The Sunday Salon -It’s My Birthday!!

The Sunday Salon.com

Yes, today is my birthday for real. June 29, 1973. Other events of less importance that occurred on this day were:

  • The Grateful Dead played at Universal Amphitheatre in Universal, California.
  • George Hincapie, Olympic road cyclist, was born in Queens, New York.
  • On June 29, 1973, Walter Carr opens Elliott Bay Book Co. at 101 S Main Street in Pioneer Square.
  • Elvis Presley was in concert in Atlanta, Georgia.
  • In Chile, a tank regiment under the command of Colonel Roberto Souper surrounded the La Moneda presidential palace in a violent but unsuccessful coup attempt. (the Tanquetazo)
  • In Bayview, Idaho, thirteen UFOs, which appeared as “steady white lights,” were reported over Lake Pend Oreille by a local family. According to one of the witnesses, the objects were in view for approximately one hour and were seen passing over the lake in all directions. They moved swiftly but emitted no apparent noise, according to the family.
  • 40 Carats, a movie comedy starring Gene Kelly opened to poor reviews.
  • Congress approved a compromise with President Nixon on the funding of U.S. combat activities in Indochina, agreeing that the bombing in Cambodia could continue.
  • An amendment finally passed by the Senate on June 29, 1973, after the signing of the Paris Peace Agreements, to prohibit any future use of U.S. forces in the Vietnam War, specifically in Vietnam, Laos, and Cambodia, without congressional authorization.
  • President Nixon establishes the Energy Policy Office. The office is responsible for formulating and coordinating energy policies at the presidential level.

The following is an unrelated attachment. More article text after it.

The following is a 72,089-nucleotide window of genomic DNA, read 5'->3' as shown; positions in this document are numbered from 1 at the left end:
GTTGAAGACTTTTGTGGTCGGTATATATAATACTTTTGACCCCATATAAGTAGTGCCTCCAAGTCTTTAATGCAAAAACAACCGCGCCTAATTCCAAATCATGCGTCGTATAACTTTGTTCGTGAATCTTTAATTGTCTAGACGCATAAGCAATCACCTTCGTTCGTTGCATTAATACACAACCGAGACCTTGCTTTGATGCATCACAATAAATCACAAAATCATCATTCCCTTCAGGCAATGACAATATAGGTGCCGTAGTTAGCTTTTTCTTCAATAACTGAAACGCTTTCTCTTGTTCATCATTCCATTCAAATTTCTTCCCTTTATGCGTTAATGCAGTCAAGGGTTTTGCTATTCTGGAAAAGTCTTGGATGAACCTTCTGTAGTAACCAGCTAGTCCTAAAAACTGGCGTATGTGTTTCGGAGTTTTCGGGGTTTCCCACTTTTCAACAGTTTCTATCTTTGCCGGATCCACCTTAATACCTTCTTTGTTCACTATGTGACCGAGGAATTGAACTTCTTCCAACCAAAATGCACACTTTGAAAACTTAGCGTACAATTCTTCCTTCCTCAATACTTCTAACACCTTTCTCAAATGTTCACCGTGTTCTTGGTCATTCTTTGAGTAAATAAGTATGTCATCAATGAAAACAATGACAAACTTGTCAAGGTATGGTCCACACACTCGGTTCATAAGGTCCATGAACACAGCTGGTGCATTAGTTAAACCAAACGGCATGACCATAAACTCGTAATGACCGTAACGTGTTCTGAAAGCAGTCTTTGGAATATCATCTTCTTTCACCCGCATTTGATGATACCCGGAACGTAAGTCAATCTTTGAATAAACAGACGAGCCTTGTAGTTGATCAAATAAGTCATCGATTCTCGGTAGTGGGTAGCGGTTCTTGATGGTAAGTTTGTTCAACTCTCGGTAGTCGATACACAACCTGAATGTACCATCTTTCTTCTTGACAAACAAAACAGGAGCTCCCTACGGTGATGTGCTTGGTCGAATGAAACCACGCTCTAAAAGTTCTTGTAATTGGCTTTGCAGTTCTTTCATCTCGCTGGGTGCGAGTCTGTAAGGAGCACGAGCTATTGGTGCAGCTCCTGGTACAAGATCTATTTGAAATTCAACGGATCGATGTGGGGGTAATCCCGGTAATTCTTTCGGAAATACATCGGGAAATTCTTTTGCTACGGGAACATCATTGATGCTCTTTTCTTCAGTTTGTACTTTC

• Former top Nixon campaign aide Frederick LaRue pleads guilty to obstruction of justice.
  • Cubs were at 47-31, in first place by a margin of 8 ½ games.
  • Queen Elizabeth II passed through Brantford at 5:00 p.m. during a train trip of southern Ontario

Obviously, I was the best and most important thing to happen on June 29th, 1973!

Now, to my reading…

I am still currently doing my Jane-a-thon.  I’m getting ready to start Mansfield Park.  From here on, all the Austens are unknown to me, unless you count watching Clueless, a modern day Emma.  I must admit, however, that I have been cheating.  I’ve been reading The Boat by Nam Le when out or away from my Austen book.  It’s a book containing short stories of Vietnamese people who’ve left their homelands.  I’m in the middle of the first SS, and am entranced.  It’s so good, I almost want to pitch Jane aside for it.  It’s also a book I promised to review, so that’s another reason I want to read it… I have twelve such books!